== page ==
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REGIONAL REPORT

The Bosnian Serb authorities seem unwilling to arrest key war crimes suspects despite adopting a law on cooperation with The Hague
By Branko Peric

Bosnia: Ivanic Plays at Hague Cooperation


The Bosnian Serb government has come under increasing pressure to start arresting war crimes suspects following its adoption in October of a law on cooperation with The Hague tribunal. But few believe the Republika Srspka, RS, authorities plan to carry out such detentions, in the short term at least.


The new law, which appeared in the official gazette on October 17, has yet to result in cooperation with the tribunal. The legislation served the political purposes of Prime Minister Mladen Ivanic's government, which walks a tightrope between the conflicting demands of the international community and the largest parliamentary party in RS, the radical Serbian Democratic Party, SDS.


In getting the law adopted, Ivanic has pleased the West but angered the SDS - although the latter's fury is tempered by the fact that few here believe the legislation will ever be properly implemented. Optimistic predictions that RS institutions are about to start working with The Hague lack substance and need to be toned down.


Recently, and with increasing frequency, the prime minister's advisor on relations with The Hague, Sinisa Djordjevic, has described cooperation with the tribunal as a "relativistic thing" - which leads one to conclude that this will amount to merely checking addresses of suspects and filing reports that they are not to be found there - a procedural way of buying time.


Ivanic has consistently maintained his government is not aware that key war crime suspects, Radovan Karadzic and Ratko Mladic, are on Bosnian Serb territory. The Yugoslav authorities say the same, which begs the question - where are The Hague's two most wanted hiding these days?


A source close to the Bosnian Serb leadership claims Karadzic is indeed sheltering in the entity, surrounded by strong security. The informant told IWPR that SDS leaders and government officials know of his whereabouts. He alleges that the former are involved in an illegal enterprise providing Karadzic funds to pay his security staff, and claims the latter are aware of this operation.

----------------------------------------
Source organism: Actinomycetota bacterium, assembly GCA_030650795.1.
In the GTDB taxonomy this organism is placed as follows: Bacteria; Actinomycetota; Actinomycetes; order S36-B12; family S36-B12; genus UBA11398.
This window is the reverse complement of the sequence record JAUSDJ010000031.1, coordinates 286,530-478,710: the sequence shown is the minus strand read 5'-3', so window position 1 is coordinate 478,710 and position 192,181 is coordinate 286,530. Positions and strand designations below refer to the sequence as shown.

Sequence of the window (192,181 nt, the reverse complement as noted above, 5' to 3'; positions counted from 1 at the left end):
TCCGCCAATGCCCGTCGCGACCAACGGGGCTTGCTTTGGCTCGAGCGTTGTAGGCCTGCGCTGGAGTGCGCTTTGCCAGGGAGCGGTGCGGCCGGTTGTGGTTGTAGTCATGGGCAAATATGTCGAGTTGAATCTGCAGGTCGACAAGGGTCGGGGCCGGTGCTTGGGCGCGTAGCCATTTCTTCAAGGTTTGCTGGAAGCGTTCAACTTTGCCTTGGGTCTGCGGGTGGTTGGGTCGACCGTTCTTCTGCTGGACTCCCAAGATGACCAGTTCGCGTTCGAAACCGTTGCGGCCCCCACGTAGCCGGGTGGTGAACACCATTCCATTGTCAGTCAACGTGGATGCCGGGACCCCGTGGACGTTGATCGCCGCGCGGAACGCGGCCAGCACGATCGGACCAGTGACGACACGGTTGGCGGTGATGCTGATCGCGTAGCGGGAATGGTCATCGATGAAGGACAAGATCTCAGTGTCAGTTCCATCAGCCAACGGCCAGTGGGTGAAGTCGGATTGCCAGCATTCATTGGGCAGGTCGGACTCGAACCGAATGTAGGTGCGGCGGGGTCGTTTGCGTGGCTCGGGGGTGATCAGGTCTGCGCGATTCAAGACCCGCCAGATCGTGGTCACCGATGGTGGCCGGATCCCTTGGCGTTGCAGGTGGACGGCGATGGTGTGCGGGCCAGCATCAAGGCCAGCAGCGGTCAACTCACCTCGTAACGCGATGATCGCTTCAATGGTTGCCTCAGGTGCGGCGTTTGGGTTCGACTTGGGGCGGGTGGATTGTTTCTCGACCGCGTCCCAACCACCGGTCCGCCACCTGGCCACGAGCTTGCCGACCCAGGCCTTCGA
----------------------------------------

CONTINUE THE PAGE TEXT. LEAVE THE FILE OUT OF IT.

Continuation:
A few months ago, the former prime minister Milorad Dodik also publicly accused the SDS of helping raise funds for Karadzic.


The RS government and SDS officials have denied these allegations.


As for Mladic, it is thought that he has no permanent place of residence, but moves back and forth between the entity and Yugoslavia. His close wartime associates dismiss claims by tribunal chief prosecutor Carla del Ponte that the Yugoslav army is providing protection. They say Mladic is more likely to trust his own instincts than to rely on official services.


Some analysts have suggested that Banja Luka's recent decision to bring war crimes charges against Alija Izetbegovic was an attempt to prepare public opinion for the arrest of the RS wartime leaders.


But other observers disagree. They believe the RS authorities were merely taking advantage of the former Bosniak president's alleged links with Islamic militants - which resurfaced at the height of the US-led campaign against the Taleban and the al-Qaeda network - to press The Hague to indict him.


One of the biggest obstacles to the detention of Karadzic and Mladic is that most of the entity's electorate view them as national symbols.


A survey conducted in early November by the private research agency Partner asked a sample of 850 people whether they believed Karadzic should be extradited. Around 80 per cent said they opposed the idea. About 6 per cent were in favour.


The authorities' general attitude to war crimes and war criminals is perhaps best illustrated by their treatment of those already detained at The Hague. The prisoners there are regarded as honoured citizens, enjoying visits from RS officials and financial support for themselves and their families.


No one in the entity believes the authorities will attempt to arrest Karadzic and Mladic. Although the two are unlikely to be under the direct protection of the government, they are certainly protected by parallel intelligence, security and defence mechanisms installed and developed by the SDS during the war. This system operates independently of the official police-intelligence structures, but is nevertheless very closely connected to them.


Branko Peric is one of the editors of AIM and ONASA in Banja Luka


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